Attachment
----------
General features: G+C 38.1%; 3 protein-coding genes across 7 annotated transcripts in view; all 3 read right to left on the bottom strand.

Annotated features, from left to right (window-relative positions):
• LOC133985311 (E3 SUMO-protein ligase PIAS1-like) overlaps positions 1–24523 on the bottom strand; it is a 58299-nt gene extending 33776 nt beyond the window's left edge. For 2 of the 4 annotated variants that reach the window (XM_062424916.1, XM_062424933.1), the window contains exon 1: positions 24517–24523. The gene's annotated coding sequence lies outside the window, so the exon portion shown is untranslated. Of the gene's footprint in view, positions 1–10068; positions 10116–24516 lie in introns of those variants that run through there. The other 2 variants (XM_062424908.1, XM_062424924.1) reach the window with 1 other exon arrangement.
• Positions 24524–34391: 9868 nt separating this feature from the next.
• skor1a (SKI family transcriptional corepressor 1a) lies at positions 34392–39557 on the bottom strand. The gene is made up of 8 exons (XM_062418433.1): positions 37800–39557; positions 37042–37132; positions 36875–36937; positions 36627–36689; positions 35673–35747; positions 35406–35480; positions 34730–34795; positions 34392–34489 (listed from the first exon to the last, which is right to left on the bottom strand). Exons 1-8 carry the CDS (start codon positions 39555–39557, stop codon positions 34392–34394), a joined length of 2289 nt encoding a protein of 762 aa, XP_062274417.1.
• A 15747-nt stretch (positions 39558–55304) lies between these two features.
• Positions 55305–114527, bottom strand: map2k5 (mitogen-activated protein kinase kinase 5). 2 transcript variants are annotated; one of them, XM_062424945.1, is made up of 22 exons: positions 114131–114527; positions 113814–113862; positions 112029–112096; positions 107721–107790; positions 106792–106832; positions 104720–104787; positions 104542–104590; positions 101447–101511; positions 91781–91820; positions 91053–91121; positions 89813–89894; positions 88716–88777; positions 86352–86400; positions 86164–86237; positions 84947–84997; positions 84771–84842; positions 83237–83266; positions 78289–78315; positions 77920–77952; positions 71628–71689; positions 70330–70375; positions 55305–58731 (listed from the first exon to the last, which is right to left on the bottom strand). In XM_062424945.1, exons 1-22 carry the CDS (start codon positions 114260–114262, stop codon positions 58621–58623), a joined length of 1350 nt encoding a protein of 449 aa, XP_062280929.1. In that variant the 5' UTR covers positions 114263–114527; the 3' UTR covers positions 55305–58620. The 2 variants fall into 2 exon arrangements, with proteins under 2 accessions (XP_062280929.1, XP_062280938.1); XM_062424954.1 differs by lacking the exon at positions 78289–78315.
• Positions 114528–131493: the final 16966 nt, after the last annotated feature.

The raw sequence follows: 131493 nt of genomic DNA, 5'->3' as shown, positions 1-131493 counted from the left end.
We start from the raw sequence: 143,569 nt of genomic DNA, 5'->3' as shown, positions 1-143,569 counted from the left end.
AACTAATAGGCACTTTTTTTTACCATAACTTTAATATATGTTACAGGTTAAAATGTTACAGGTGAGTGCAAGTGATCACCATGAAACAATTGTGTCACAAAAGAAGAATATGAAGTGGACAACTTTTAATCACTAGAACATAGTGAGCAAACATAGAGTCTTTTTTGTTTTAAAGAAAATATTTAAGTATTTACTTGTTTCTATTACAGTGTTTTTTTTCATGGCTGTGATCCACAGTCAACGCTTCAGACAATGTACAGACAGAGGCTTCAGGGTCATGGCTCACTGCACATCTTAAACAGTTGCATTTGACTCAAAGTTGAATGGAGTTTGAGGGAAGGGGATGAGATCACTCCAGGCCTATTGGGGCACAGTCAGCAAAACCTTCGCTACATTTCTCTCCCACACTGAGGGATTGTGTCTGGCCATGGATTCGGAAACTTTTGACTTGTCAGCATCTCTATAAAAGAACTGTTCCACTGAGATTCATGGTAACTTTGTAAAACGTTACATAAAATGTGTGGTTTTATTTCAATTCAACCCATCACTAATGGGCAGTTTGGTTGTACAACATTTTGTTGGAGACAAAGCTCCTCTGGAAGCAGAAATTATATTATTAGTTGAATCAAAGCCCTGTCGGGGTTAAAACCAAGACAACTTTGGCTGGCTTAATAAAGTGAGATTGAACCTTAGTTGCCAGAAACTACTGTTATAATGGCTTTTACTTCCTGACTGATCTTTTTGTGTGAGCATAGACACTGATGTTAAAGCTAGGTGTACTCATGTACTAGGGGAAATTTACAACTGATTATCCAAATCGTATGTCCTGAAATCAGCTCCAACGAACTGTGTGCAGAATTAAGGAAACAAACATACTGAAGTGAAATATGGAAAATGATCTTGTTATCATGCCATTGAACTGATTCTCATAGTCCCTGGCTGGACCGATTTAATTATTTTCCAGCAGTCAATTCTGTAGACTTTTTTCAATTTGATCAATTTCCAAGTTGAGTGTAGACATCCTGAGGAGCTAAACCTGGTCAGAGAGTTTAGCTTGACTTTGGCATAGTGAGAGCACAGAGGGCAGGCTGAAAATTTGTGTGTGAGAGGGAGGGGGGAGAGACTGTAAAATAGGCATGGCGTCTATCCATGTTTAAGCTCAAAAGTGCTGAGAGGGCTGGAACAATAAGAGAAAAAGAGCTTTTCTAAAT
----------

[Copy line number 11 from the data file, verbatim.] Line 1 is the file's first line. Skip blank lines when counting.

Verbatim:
AACTAATAGGCACTTTTTTTTACCATAACTTTAATATATGTTACAGGTTAAAATGTTACAGGTGAGTGCAAGTGATCACCATGAAACAATTGTGTCACAAAAGAAGAATATGAAGTGGACAACTTTTAATCACTAGAACATAGTGAGCAAACATAGAGTCTTTTTTGTTTTAAAGAAAATATTTAAGTATTTACTTGTTTCTATTACAGTGTTTTTTTTCATGGCTGTGATCCACAGTCAACGCTTCAGACAATGTACAGACAGAGGCTTCAGGGTCATGGCTCACTGCACATCTTAAACAGTTGCATTTGACTCAAAGTTGAATGGAGTTTGAGGGAAGGGGATGAGATCACTCCAGGCCTATTGGGGCACAGTCAGCAAAACCTTCGCTACATTTCTCTCCCACACTGAGGGATTGTGTCTGGCCATGGATTCGGAAACTTTTGACTTGTCAGCATCTCTATAAAAGAACTGTTCCACTGAGATTCATGGTAACTTTGTAAAACGTTACATAAAATGTGTGGTTTTATTTCAATTCAACCCATCACTAATGGGCAGTTTGGTTGTACAACATTTTGTTGGAGACAAAGCTCCTCTGGAAGCAGAAATTATATTATTAGTTGAATCAAAGCCCTGTCGGGGTTAAAACCAAGACAACTTTGGCTGGCTTAATAAAGTGAGATTGAACCTTAGTTGCCAGAAACTACTGTTATAATGGCTTTTACTTCCTGACTGATCTTTTTGTGTGAGCATAGACACTGATGTTAAAGCTAGGTGTACTCATGTACTAGGGGAAATTTACAACTGATTATCCAAATCGTATGTCCTGAAATCAGCTCCAACGAACTGTGTGCAGAATTAAGGAAACAAACATACTGAAGTGAAATATGGAAAATGATCTTGTTATCATGCCATTGAACTGATTCTCATAGTCCCTGGCTGGACCGATTTAATTATTTTCCAGCAGTCAATTCTGTAGACTTTTTTCAATTTGATCAATTTCCAAGTTGAGTGTAGACATCCTGAGGAGCTAAACCTGGTCAGAGAGTTTAGCTTGACTTTGGCATAGTGAGAGCACAGAGGGCAGGCTGAAAATTTGTGTGTGAGAGGGAGGGGGGAGAGACTGTAAAATAGGCATGGCGTCTATCCATGTTTAAGCTCAAAAGTGCTGAGAGGGCTGGAACAATAAGAGAAAAAGAGCTTTTCTAAAT